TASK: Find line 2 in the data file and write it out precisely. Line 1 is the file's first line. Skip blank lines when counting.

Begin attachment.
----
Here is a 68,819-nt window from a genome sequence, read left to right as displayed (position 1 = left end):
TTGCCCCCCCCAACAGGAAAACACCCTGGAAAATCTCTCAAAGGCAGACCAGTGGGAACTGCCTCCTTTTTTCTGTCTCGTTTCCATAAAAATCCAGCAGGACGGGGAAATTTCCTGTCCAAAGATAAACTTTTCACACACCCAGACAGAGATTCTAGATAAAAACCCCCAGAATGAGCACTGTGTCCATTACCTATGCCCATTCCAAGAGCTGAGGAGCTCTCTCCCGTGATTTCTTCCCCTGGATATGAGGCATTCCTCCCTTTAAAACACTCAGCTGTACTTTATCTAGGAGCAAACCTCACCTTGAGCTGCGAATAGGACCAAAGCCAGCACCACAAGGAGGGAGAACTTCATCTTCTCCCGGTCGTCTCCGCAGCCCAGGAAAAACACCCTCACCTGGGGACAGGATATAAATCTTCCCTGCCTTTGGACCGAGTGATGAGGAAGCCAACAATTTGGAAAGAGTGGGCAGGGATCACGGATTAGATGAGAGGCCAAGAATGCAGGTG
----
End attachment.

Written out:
TTGCCCCCCCCAACAGGAAAACACCCTGGAAAATCTCTCAAAGGCAGACCAGTGGGAACTGCCTCCTTTTTTCTGTCTCGTTTCCATAAAAATCCAGCAGGACGGGGAAATTTCCTGTCCAAAGATAAACTTTTCACACACCCAGACAGAGATTCTAGATAAAAACCCCCAGAATGAGCACTGTGTCCATTACCTATGCCCATTCCAAGAGCTGAGGAGCTCTCTCCCGTGATTTCTTCCCCTGGATATGAGGCATTCCTCCCTTTAAAACACTCAGCTGTACTTTATCTAGGAGCAAACCTCACCTTGAGCTGCGAATAGGACCAAAGCCAGCACCACAAGGAGGGAGAACTTCATCTTCTCCCGGTCGTCTCCGCAGCCCAGGAAAAACACCCTCACCTGGGGACAGGATATAAATCTTCCCTGCCTTTGGACCGAGTGATGAGGAAGCCAACAATTTGGAAAGAGTGGGCAGGGATCACGGATTAGATGAGAGGCCAAGAATGCAGGTG